Palm's Perfect Pairing

Wayne Rash
When Hewlett Packard announced that it would buy beleaguered Palm in a billion-dollar deal, it may have been the best possible outcome for the venerable PDA maker. In fact, it may be the perfect deal. HP has been selling the nicely built, but not very competitive, iPaq since it acquired Compaq earlier in this decade. Palm has developed the highly regarded Palm OS, but there are only two platforms that support it.

Meanwhile, HP has been talking about a new tablet platform, the Slate, that badly needs an operating system more suited for that environment. And the iPaq would be a lot more interesting with a new OS as well.

So here's what the future could hold. Palm uses its well designed iPaq hardware to run the Palm OS, and for a change gets a competitive smart phone. The Pre and the Pixi either get re-engineered by HP into something more useful, or they fade away. Meanwhile, HP's tablet gets an OS suitable for a portable device.

In this pairing, it's important to remember that Palm launched the first really practical PDA. Yes, the Apple Newton preceded it, but after the Doonesbury 'Egg Freckles' reference, it began a well deserved decline. Palm on the other hand produced, and continues to produce a line of PDA devices that use a stable, fast, handwriting recognition system ideally suited for a tablet computer.

Does this mean that we'll see an HP tablet using Graffiti? Or maybe a Palm TX-like device that's also a phone? Who knows? But HP doesn't lack for innovation, and it has the engineering horsepower and the funding that Palm could never muster. One can only hope that HP's tagline of 'Invent' might bring us some smartphones that don't suck, but that might give the industry the boost it needs to move on to something besides iPhone clones.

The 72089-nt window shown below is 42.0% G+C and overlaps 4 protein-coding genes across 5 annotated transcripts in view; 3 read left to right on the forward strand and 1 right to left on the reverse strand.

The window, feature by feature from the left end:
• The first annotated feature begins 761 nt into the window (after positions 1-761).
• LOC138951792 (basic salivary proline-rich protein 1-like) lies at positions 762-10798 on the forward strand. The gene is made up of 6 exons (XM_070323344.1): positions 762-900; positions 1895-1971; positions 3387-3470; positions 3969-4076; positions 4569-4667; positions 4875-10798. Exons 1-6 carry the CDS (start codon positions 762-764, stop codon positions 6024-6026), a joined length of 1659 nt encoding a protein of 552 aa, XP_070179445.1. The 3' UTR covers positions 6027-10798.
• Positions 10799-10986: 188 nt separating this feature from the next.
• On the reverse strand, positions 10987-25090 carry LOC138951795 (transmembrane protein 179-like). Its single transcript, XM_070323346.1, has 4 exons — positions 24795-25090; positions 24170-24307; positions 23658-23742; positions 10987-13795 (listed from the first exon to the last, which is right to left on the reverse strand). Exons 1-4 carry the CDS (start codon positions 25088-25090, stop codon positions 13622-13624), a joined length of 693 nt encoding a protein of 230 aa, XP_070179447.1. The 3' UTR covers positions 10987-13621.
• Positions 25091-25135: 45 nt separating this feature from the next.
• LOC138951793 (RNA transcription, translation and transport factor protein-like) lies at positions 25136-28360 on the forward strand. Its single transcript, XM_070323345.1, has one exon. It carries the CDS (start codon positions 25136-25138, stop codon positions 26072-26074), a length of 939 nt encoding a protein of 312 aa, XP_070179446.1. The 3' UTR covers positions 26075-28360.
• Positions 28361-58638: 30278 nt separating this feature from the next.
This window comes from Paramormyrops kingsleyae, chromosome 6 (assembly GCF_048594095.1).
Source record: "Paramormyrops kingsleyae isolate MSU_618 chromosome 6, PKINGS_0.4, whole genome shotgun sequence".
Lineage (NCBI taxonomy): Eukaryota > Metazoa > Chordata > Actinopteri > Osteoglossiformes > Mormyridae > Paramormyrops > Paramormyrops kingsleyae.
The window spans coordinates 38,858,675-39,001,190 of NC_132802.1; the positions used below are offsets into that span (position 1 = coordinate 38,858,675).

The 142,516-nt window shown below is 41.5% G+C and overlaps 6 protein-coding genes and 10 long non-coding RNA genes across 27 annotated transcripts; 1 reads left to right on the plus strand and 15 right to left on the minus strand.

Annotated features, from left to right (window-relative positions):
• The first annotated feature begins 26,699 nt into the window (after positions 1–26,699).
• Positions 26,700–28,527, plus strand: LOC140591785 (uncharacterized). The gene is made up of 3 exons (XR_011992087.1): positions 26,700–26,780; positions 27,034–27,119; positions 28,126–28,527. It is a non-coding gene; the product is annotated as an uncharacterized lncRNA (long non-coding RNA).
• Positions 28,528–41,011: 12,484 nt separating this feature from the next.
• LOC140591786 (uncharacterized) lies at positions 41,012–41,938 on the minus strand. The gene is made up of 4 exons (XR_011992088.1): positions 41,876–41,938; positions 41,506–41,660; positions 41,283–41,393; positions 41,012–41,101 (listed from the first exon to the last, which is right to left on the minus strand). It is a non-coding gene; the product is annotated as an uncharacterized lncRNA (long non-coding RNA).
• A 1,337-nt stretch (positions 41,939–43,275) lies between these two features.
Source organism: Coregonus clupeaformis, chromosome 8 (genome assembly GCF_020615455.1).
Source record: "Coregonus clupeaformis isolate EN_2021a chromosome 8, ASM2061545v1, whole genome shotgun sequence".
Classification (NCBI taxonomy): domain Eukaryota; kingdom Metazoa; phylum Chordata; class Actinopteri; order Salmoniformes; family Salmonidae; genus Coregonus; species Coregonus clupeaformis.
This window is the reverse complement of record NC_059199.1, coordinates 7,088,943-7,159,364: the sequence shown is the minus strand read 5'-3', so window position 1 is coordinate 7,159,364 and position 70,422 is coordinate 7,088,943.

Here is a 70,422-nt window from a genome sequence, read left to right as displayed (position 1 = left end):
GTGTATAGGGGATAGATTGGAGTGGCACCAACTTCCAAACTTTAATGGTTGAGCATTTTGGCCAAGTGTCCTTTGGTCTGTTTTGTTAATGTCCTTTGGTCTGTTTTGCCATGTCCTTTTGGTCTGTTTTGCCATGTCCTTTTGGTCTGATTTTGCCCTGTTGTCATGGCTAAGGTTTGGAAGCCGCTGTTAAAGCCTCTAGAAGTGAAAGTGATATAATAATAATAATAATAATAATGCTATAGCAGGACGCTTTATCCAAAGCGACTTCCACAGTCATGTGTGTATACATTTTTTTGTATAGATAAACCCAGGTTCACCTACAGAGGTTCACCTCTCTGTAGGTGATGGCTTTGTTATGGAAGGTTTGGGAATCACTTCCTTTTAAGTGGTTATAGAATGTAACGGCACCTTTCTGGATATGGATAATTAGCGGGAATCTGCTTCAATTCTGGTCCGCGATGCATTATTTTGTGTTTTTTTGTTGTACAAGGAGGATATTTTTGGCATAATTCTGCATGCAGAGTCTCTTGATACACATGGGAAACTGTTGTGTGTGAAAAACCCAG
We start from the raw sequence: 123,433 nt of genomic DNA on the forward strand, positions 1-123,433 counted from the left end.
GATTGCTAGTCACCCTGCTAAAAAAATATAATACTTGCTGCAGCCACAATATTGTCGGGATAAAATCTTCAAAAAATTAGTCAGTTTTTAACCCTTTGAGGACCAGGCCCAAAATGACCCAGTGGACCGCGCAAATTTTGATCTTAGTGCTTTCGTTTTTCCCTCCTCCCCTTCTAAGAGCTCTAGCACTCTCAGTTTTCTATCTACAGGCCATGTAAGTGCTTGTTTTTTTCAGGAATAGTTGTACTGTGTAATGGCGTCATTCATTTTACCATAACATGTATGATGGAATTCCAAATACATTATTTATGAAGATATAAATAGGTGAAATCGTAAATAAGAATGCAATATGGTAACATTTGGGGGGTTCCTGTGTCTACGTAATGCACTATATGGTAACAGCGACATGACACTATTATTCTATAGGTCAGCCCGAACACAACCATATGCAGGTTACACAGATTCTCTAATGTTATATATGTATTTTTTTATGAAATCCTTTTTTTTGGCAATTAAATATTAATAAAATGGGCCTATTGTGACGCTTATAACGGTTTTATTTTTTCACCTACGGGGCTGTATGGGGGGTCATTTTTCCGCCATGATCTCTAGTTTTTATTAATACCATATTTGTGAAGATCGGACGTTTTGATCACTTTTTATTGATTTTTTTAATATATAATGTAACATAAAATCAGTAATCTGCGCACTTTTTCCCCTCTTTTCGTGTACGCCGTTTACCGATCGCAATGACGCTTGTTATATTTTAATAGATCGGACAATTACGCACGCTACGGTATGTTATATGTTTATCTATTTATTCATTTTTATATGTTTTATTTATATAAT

Of course, this won't happen in a day. Right now, Palm has the Pre, which isn't really a very good phone, and the Pixi, which isn't as good as the Pre, but is smaller. HP has the new Glisten that runs Windows Mobile and is a nice phone, but it operates in a sort of lethargic manner. Imagine a Glisten running Palm OS. Now that would be a nice phone, and different enough from the iPhone / Android crowd to provide a real alternative.

Of course, we'll have to wait until July to see how this all turns out, but maybe this will inject a little innovation into the smartphone industry. And if the industry needs something -- it's innovation, not the slight incremental changes that have been happening lately.



Add Comment      Leave a comment on this blog post
Apr 28, 2010 11:04 PM Harold Palmer Harold Palmer  says:
Palm has made many achievements. Handwriting recognition is one. webOS is renowned as the best multitasking mobile OS there is. Contrast this to the disaster that's looming with Windows Phone 7. It cannot multitask. Its managed runtime is too slow to support handwriting recognition (it simply cannot be done). Windows Phone 7 cannot even copy and paste! There is obvious benefit for HP to bypass Microsoft's failed mobile efforts, and use webOS to make modern portable devices. Reply

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